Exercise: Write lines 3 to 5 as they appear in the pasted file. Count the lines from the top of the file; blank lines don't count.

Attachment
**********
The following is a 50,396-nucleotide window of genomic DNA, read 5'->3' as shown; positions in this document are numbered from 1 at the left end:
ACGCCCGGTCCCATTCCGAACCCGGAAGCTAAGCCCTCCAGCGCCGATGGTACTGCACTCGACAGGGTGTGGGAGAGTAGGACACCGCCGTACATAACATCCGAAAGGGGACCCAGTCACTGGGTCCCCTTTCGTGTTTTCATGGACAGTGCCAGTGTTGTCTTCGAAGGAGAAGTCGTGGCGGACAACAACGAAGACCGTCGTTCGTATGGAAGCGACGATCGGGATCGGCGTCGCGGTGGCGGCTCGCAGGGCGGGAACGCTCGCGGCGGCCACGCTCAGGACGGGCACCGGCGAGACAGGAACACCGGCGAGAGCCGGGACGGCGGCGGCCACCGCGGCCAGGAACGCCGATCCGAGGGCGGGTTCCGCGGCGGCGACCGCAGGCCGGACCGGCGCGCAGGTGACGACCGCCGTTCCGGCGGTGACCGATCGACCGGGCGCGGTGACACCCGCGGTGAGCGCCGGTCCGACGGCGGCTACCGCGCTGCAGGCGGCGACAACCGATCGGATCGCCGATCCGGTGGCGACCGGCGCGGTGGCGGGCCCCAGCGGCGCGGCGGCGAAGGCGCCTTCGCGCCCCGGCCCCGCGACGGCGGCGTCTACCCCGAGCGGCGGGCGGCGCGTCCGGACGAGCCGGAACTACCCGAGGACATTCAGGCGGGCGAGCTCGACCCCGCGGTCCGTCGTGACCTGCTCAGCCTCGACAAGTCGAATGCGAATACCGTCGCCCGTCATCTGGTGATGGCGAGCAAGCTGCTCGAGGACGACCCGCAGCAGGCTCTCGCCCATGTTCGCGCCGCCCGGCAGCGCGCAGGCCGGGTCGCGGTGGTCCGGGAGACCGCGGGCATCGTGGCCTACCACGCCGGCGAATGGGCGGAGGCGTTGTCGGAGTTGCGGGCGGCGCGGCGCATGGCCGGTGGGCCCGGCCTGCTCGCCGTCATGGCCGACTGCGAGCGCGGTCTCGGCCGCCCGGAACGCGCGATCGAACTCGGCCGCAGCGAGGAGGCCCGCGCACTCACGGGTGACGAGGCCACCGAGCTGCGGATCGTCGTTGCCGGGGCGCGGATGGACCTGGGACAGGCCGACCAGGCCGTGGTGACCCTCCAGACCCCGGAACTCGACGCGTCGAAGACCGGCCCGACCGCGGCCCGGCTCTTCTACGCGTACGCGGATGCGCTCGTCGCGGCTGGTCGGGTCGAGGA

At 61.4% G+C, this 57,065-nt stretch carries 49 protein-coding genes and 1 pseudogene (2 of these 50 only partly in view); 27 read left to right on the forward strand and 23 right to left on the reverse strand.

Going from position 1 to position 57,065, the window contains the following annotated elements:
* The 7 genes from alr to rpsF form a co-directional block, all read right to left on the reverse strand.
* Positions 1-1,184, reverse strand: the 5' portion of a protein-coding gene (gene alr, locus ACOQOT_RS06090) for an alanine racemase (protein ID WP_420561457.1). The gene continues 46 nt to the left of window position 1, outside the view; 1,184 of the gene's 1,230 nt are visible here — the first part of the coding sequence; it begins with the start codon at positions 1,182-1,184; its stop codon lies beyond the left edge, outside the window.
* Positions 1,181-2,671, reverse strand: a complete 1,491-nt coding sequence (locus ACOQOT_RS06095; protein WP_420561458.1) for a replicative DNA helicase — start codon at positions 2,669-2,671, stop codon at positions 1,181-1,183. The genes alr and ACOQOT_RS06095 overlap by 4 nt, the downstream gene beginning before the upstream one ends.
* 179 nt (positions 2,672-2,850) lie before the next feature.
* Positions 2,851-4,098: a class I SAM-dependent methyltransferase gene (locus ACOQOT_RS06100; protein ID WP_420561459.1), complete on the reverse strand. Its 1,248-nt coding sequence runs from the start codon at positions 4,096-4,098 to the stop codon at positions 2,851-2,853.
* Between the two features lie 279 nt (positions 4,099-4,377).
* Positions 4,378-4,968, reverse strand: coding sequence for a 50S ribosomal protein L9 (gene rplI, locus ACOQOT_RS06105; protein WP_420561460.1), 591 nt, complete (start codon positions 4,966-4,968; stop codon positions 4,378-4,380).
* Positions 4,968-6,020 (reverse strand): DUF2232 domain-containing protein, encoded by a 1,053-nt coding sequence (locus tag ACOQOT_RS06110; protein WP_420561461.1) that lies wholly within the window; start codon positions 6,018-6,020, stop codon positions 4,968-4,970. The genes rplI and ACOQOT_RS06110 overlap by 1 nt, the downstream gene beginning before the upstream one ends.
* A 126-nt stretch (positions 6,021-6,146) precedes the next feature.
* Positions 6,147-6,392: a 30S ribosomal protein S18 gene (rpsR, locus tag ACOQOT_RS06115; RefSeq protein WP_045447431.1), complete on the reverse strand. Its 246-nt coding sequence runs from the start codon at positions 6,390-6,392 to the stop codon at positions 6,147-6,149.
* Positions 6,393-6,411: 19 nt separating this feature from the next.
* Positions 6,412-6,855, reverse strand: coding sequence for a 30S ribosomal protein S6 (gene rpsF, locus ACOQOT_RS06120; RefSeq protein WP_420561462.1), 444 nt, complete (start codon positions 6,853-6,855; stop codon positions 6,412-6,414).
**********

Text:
At 61.4% G+C, this 57,065-nt stretch carries 49 protein-coding genes and 1 pseudogene (2 of these 50 only partly in view); 27 read left to right on the forward strand and 23 right to left on the reverse strand.

Going from position 1 to position 57,065, the window contains the following annotated elements:
* The 7 genes from alr to rpsF form a co-directional block, all read right to left on the reverse strand.